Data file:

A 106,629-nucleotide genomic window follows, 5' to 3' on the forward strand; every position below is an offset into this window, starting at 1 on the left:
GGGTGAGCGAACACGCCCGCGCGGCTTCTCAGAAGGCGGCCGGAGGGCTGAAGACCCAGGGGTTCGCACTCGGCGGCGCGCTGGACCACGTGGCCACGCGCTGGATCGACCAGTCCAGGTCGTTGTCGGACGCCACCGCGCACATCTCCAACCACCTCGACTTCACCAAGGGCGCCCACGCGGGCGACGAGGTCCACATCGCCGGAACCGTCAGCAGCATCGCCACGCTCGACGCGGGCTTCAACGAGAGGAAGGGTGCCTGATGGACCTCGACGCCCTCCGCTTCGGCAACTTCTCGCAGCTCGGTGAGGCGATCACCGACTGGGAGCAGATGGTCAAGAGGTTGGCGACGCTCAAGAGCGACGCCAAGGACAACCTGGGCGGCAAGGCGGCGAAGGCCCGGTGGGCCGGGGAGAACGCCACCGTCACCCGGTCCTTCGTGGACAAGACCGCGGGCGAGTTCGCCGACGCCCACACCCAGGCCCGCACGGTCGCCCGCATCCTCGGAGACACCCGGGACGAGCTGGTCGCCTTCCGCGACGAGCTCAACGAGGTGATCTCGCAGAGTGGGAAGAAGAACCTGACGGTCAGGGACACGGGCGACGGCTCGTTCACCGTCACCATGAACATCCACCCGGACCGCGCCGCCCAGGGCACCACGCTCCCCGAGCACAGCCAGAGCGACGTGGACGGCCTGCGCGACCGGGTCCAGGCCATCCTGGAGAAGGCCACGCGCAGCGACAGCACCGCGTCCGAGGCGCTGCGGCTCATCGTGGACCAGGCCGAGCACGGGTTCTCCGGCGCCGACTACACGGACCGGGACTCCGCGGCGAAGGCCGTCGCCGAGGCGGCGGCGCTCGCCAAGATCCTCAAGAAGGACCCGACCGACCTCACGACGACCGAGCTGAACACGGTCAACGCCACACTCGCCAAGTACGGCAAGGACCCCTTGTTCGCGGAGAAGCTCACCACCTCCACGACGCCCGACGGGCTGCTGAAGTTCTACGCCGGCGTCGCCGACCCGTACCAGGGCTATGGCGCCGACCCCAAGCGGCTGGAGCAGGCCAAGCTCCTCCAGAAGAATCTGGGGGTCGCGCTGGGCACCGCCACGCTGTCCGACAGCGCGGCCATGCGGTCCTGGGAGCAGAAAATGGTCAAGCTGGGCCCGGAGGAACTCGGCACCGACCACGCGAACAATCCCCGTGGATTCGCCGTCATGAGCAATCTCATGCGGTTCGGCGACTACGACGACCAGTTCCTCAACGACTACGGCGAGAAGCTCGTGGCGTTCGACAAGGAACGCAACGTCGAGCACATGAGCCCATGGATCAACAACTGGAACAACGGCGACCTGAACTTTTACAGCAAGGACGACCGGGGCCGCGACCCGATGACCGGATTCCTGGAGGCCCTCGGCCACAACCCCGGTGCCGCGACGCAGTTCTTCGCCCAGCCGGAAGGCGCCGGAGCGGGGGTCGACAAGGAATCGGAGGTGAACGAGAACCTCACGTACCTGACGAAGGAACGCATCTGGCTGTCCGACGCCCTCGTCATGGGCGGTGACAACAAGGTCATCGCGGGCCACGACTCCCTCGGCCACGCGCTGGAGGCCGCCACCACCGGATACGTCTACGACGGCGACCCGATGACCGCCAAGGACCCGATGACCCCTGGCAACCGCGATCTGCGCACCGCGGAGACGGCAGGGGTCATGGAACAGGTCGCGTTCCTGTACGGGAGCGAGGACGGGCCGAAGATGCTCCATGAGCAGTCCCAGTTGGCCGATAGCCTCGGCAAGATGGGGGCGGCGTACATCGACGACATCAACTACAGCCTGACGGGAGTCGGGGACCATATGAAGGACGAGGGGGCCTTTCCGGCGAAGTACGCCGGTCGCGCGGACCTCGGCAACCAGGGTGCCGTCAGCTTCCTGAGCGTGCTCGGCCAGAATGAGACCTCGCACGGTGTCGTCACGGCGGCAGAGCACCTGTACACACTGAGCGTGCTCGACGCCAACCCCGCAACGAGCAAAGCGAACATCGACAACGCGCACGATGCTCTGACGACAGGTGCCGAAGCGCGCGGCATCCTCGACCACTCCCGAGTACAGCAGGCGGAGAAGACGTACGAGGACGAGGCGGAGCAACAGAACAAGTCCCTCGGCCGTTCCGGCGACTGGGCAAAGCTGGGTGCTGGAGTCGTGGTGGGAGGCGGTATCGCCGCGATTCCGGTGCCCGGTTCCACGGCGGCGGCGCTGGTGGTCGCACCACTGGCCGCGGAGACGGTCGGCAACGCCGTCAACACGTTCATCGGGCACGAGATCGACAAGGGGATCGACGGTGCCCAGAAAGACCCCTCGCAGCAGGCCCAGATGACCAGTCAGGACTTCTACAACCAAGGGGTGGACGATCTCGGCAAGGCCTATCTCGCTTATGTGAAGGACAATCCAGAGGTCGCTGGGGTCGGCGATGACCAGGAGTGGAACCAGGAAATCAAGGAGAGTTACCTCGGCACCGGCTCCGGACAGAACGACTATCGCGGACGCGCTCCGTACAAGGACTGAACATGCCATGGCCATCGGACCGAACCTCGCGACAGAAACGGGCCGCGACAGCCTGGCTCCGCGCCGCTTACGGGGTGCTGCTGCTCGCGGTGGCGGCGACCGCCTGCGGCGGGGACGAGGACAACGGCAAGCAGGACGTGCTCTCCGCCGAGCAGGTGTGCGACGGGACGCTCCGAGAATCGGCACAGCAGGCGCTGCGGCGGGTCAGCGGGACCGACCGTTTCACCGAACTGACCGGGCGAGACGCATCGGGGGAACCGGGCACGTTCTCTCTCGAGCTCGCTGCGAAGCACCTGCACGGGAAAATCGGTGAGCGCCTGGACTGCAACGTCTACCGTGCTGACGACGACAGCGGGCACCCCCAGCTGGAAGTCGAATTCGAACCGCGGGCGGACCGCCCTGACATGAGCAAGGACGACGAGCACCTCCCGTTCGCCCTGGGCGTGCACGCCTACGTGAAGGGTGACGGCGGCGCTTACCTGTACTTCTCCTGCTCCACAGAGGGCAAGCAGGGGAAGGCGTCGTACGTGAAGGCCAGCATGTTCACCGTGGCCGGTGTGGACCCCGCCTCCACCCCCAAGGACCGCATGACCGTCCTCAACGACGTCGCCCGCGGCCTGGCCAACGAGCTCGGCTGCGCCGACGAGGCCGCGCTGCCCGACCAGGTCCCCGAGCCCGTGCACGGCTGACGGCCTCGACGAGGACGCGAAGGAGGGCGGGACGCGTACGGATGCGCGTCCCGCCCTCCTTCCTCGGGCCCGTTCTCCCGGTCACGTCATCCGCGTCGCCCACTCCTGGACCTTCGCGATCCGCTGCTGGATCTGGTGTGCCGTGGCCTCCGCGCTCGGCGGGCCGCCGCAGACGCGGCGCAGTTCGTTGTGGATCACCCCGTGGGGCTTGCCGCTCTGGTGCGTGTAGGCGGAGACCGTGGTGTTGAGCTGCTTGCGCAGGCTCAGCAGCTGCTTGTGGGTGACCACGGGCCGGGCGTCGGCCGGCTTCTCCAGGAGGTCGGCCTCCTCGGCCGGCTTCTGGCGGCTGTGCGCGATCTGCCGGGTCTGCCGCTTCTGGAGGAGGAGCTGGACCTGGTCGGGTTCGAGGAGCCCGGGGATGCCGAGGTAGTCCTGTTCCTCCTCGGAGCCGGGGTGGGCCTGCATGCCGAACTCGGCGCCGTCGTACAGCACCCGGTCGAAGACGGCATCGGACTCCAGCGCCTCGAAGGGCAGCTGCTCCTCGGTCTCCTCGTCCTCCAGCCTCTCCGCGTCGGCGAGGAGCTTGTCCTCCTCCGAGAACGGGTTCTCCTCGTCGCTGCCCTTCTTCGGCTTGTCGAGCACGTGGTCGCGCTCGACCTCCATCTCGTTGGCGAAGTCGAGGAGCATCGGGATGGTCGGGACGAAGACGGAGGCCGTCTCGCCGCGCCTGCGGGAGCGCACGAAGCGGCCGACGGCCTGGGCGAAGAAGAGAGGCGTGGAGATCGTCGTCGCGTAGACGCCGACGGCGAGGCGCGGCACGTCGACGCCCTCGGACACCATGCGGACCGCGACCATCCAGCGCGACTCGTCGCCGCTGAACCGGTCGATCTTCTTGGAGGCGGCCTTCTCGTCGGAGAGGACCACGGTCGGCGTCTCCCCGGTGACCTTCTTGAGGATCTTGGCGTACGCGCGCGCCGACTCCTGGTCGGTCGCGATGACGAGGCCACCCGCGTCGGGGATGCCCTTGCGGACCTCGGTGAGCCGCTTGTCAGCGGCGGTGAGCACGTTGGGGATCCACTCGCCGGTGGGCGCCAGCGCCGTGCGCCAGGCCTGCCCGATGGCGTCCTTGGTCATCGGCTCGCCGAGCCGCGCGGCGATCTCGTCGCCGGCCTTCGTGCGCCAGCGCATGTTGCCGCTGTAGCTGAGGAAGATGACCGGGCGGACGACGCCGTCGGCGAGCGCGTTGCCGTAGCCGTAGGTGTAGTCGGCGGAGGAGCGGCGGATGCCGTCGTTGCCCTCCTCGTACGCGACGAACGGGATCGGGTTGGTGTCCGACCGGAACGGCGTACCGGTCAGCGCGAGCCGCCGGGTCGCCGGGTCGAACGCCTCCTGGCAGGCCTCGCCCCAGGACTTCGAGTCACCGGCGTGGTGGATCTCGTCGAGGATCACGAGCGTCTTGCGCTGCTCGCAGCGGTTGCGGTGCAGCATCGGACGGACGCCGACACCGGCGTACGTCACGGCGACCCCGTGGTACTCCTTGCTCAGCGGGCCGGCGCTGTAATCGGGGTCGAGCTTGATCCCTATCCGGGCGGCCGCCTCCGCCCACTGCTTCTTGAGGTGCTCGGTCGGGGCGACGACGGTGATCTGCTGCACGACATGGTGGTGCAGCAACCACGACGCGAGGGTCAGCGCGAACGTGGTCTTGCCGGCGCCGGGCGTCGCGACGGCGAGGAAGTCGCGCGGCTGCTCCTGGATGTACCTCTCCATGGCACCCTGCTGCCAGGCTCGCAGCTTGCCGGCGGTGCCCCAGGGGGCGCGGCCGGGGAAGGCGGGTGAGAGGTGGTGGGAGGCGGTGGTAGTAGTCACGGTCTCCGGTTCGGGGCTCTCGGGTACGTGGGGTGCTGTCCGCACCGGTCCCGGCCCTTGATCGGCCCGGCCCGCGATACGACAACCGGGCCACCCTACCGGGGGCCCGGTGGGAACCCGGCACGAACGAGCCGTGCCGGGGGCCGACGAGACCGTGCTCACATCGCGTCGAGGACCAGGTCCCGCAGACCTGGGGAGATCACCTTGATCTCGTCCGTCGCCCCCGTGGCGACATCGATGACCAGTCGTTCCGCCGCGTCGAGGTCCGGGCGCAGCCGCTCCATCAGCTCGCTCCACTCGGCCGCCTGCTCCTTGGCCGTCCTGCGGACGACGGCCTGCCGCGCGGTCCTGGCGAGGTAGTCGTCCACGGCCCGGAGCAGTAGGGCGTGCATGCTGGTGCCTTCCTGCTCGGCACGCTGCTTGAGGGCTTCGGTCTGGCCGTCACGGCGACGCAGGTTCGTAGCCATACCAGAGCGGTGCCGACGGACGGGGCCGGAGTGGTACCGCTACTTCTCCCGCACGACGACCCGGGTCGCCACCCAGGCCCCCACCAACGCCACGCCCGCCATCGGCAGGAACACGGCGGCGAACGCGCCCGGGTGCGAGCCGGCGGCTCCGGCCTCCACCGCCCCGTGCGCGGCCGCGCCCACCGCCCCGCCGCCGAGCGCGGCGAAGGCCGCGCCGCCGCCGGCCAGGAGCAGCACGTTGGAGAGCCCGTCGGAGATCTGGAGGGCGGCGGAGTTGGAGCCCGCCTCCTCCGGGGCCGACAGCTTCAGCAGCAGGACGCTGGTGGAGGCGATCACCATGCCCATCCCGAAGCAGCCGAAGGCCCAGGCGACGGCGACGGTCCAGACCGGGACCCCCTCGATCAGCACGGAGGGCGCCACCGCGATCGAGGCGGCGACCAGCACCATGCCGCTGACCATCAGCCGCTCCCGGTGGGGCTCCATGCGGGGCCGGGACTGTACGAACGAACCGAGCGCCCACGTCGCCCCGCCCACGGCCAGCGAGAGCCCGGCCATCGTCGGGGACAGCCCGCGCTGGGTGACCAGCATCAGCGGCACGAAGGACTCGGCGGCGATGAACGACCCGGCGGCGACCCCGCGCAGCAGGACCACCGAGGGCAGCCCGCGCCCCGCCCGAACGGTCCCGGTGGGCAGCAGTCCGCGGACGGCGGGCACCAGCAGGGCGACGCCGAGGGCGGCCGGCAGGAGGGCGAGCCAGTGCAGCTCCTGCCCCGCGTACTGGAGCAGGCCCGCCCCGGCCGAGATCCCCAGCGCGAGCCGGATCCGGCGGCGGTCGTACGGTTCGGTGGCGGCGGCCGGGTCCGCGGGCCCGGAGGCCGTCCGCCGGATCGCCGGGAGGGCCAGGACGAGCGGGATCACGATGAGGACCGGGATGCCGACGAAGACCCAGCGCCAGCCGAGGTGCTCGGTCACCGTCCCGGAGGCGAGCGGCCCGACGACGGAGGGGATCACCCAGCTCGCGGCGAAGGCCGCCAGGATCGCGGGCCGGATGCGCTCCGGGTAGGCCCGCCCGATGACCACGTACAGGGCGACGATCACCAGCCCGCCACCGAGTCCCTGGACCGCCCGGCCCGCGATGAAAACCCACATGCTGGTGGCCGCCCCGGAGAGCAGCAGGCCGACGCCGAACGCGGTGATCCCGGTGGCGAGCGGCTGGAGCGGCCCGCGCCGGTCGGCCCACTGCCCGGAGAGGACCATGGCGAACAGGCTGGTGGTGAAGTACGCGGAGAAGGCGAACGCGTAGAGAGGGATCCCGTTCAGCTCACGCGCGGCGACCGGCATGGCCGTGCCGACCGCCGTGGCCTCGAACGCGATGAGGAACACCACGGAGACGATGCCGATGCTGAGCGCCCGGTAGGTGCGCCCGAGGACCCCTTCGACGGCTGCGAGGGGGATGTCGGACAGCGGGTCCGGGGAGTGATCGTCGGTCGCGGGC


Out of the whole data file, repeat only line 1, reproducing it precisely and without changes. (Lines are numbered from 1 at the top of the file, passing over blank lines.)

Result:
A 106,629-nucleotide genomic window follows, 5' to 3' on the forward strand; every position below is an offset into this window, starting at 1 on the left: